In today’s Editing class, Professor Rodgers talked about the media monopolies and shriveling newsrooms.
The Boston Globe is closing three foreign bureaus. Other papers are restricting international and national coverage. The newsroom is getting smaller as media companies like Times cut budgets and lay off employees in a rush to increase profits and concentrate on the Internet.
Over the past 10 years, the number of major media companies has gone from 50 to 5.
I guess the CEOs figure that the New York Times, Washington Post, Wall Street Journal, and AP wire can handle the in-depth, large-scale reporting. They’ve become more obsessed with profits, despite the fact that newspapers still provide a better return on investments than any other industry.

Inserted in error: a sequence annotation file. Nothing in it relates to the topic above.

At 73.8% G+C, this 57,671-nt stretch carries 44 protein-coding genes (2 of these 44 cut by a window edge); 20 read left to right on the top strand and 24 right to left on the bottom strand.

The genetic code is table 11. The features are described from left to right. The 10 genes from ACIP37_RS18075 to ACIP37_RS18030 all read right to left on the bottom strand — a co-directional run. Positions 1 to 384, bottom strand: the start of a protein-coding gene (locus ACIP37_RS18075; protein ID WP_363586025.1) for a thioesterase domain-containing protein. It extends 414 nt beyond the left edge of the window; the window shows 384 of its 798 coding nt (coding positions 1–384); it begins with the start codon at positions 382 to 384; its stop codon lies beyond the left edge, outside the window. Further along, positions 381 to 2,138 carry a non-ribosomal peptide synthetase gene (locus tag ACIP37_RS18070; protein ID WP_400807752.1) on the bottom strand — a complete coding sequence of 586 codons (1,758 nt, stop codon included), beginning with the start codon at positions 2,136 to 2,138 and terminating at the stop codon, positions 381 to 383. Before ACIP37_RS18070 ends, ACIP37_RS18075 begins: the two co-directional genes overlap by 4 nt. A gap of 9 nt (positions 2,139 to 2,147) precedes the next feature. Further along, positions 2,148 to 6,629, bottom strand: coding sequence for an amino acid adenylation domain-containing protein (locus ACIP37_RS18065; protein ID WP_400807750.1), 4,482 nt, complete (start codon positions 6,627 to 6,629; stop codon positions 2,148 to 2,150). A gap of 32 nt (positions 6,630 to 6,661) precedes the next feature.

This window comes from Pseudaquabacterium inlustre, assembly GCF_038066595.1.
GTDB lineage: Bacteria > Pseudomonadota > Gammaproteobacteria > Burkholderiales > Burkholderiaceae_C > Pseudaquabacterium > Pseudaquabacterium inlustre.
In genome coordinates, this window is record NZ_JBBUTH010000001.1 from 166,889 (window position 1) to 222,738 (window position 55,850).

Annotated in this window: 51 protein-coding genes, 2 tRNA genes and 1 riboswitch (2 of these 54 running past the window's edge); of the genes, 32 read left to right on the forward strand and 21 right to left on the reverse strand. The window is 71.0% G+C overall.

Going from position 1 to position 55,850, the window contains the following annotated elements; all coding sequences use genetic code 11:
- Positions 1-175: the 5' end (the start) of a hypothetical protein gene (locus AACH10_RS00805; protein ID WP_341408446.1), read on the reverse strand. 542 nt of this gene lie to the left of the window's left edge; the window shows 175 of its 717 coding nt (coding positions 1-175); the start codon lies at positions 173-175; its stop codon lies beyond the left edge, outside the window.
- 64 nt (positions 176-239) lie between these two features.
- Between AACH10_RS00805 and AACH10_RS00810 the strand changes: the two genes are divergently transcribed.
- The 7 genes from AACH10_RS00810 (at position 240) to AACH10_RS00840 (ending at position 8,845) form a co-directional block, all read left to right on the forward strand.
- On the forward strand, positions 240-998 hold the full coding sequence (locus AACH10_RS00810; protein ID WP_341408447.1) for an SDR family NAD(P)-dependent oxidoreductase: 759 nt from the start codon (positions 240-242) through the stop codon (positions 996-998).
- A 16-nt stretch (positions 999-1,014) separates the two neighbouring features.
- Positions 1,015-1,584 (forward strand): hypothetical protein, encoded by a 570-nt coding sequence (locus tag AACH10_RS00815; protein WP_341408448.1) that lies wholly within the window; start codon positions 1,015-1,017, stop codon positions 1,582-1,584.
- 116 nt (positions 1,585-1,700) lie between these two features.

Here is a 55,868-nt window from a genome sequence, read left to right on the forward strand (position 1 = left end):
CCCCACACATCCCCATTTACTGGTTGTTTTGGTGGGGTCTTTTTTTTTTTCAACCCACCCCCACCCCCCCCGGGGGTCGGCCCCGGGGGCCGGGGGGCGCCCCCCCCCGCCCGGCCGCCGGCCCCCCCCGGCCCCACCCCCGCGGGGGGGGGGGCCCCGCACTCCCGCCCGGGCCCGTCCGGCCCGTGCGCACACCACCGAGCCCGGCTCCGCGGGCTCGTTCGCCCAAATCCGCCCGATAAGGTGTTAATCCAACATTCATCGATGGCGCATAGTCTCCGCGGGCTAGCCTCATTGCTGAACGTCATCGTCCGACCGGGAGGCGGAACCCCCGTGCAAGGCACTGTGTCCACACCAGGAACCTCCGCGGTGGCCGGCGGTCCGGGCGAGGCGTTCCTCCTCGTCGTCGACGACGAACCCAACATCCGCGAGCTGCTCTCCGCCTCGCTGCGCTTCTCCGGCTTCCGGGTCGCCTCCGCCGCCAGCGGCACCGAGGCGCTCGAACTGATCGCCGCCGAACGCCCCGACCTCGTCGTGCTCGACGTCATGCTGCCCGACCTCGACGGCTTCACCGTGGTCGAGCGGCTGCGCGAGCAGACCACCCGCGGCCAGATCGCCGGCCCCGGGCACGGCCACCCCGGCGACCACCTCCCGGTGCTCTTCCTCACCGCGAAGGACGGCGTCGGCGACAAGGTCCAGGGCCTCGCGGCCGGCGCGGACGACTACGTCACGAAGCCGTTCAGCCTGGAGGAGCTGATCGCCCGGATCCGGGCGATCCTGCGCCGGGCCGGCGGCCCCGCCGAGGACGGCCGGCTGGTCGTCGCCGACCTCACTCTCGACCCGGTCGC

But one of the principles behind the free press is the “marketplace of ideas.” If papers trade in their own voices for those of larger outlets, the number of voices in the arena, the number of perspectives heard by the public, is reduced. And we, the public, won’t stand for that. Instead we’ll retreat even further into the Internet, searching for the news and voices we want.
We’ve already started to shift our loyalties to bloggers (vloggers, mobloggers, etc.) and alternate sources of news. That’s why you, Mr. Media CEO, are getting rid of seasoned reporters and recruiting newbies with online capabilities.
Way to shoot yourself in the foot.
On the other hand, I’ve heard and read a lot about the future of newspapers being hyper-local. This suggests that people are more interested in what goes on in their neighborhoods than across the ocean. The social implications of that are just scary.
I want to know what’s going on down the street from my house. I also want to know what’s going on on the other side of the world. And I want to hear it from the left, the right, the middle, the opinions, the facts, the stories. Because that’s the only way I can decide what my world is like.